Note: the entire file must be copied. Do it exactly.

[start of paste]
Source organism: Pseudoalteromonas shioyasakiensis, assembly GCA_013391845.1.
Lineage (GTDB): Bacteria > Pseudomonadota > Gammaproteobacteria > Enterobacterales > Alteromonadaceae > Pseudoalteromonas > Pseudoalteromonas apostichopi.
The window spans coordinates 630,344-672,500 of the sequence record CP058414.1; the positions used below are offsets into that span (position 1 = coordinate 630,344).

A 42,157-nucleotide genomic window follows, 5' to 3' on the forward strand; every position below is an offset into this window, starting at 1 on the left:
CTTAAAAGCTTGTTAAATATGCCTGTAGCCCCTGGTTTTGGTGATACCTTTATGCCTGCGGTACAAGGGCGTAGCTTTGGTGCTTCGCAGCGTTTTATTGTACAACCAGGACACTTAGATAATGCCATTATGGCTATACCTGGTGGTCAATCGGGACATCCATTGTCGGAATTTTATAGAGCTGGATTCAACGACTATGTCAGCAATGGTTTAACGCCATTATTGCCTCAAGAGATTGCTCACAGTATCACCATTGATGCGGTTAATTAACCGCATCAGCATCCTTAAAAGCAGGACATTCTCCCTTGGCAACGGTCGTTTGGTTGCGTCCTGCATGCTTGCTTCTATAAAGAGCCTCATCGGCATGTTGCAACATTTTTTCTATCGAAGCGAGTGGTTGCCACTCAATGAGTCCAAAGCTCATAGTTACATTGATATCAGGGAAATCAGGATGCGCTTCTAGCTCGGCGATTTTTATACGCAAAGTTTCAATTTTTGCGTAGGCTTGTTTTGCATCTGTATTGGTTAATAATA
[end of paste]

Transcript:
Source organism: Pseudoalteromonas shioyasakiensis, assembly GCA_013391845.1.
Lineage (GTDB): Bacteria > Pseudomonadota > Gammaproteobacteria > Enterobacterales > Alteromonadaceae > Pseudoalteromonas > Pseudoalteromonas apostichopi.
The window spans coordinates 630,344-672,500 of the sequence record CP058414.1; the positions used below are offsets into that span (position 1 = coordinate 630,344).

A 42,157-nucleotide genomic window follows, 5' to 3' on the forward strand; every position below is an offset into this window, starting at 1 on the left:
CTTAAAAGCTTGTTAAATATGCCTGTAGCCCCTGGTTTTGGTGATACCTTTATGCCTGCGGTACAAGGGCGTAGCTTTGGTGCTTCGCAGCGTTTTATTGTACAACCAGGACACTTAGATAATGCCATTATGGCTATACCTGGTGGTCAATCGGGACATCCATTGTCGGAATTTTATAGAGCTGGATTCAACGACTATGTCAGCAATGGTTTAACGCCATTATTGCCTCAAGAGATTGCTCACAGTATCACCATTGATGCGGTTAATTAACCGCATCAGCATCCTTAAAAGCAGGACATTCTCCCTTGGCAACGGTCGTTTGGTTGCGTCCTGCATGCTTGCTTCTATAAAGAGCCTCATCGGCATGTTGCAACATTTTTTCTATCGAAGCGAGTGGTTGCCACTCAATGAGTCCAAAGCTCATAGTTACATTGATATCAGGGAAATCAGGATGCGCTTCTAGCTCGGCGATTTTTATACGCAAAGTTTCAATTTTTGCGTAGGCTTGTTTTGCATCTGTATTGGTTAATAATA